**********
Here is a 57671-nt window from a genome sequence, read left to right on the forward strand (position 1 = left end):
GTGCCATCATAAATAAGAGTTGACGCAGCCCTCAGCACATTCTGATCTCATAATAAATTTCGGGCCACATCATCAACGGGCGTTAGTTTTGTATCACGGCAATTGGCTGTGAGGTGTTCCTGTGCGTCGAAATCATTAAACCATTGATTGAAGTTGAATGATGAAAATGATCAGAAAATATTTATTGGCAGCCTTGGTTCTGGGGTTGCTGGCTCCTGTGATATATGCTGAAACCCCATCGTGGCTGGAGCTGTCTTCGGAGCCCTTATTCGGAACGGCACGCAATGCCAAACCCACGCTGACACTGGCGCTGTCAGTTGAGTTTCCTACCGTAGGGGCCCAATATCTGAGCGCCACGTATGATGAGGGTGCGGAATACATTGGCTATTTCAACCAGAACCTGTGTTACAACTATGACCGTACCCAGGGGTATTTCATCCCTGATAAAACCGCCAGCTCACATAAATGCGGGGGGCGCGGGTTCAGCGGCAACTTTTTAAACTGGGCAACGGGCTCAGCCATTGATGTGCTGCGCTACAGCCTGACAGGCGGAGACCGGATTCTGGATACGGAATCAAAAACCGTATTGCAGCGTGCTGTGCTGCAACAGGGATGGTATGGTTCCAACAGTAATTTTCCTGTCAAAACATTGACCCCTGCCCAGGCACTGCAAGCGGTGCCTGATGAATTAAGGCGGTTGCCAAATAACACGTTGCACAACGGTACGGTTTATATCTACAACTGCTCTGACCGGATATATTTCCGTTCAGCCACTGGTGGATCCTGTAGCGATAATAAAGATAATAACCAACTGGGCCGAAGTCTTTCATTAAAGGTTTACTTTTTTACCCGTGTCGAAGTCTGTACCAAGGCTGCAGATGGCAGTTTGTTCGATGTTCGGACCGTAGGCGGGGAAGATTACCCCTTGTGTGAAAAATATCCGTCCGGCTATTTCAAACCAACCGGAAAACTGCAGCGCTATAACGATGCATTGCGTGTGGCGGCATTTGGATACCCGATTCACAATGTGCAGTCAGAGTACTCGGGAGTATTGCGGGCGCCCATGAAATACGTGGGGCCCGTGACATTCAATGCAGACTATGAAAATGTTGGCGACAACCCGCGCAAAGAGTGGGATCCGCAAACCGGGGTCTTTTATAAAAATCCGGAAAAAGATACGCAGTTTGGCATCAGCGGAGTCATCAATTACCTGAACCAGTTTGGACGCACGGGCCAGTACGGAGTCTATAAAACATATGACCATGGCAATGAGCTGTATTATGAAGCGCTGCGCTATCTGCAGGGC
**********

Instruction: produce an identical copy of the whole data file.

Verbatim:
Here is a 57671-nt window from a genome sequence, read left to right on the forward strand (position 1 = left end):
GTGCCATCATAAATAAGAGTTGACGCAGCCCTCAGCACATTCTGATCTCATAATAAATTTCGGGCCACATCATCAACGGGCGTTAGTTTTGTATCACGGCAATTGGCTGTGAGGTGTTCCTGTGCGTCGAAATCATTAAACCATTGATTGAAGTTGAATGATGAAAATGATCAGAAAATATTTATTGGCAGCCTTGGTTCTGGGGTTGCTGGCTCCTGTGATATATGCTGAAACCCCATCGTGGCTGGAGCTGTCTTCGGAGCCCTTATTCGGAACGGCACGCAATGCCAAACCCACGCTGACACTGGCGCTGTCAGTTGAGTTTCCTACCGTAGGGGCCCAATATCTGAGCGCCACGTATGATGAGGGTGCGGAATACATTGGCTATTTCAACCAGAACCTGTGTTACAACTATGACCGTACCCAGGGGTATTTCATCCCTGATAAAACCGCCAGCTCACATAAATGCGGGGGGCGCGGGTTCAGCGGCAACTTTTTAAACTGGGCAACGGGCTCAGCCATTGATGTGCTGCGCTACAGCCTGACAGGCGGAGACCGGATTCTGGATACGGAATCAAAAACCGTATTGCAGCGTGCTGTGCTGCAACAGGGATGGTATGGTTCCAACAGTAATTTTCCTGTCAAAACATTGACCCCTGCCCAGGCACTGCAAGCGGTGCCTGATGAATTAAGGCGGTTGCCAAATAACACGTTGCACAACGGTACGGTTTATATCTACAACTGCTCTGACCGGATATATTTCCGTTCAGCCACTGGTGGATCCTGTAGCGATAATAAAGATAATAACCAACTGGGCCGAAGTCTTTCATTAAAGGTTTACTTTTTTACCCGTGTCGAAGTCTGTACCAAGGCTGCAGATGGCAGTTTGTTCGATGTTCGGACCGTAGGCGGGGAAGATTACCCCTTGTGTGAAAAATATCCGTCCGGCTATTTCAAACCAACCGGAAAACTGCAGCGCTATAACGATGCATTGCGTGTGGCGGCATTTGGATACCCGATTCACAATGTGCAGTCAGAGTACTCGGGAGTATTGCGGGCGCCCATGAAATACGTGGGGCCCGTGACATTCAATGCAGACTATGAAAATGTTGGCGACAACCCGCGCAAAGAGTGGGATCCGCAAACCGGGGTCTTTTATAAAAATCCGGAAAAAGATACGCAGTTTGGCATCAGCGGAGTCATCAATTACCTGAACCAGTTTGGACGCACGGGCCAGTACGGAGTCTATAAAACATATGACCATGGCAATGAGCTGTATTATGAAGCGCTGCGCTATCTGCAGGGC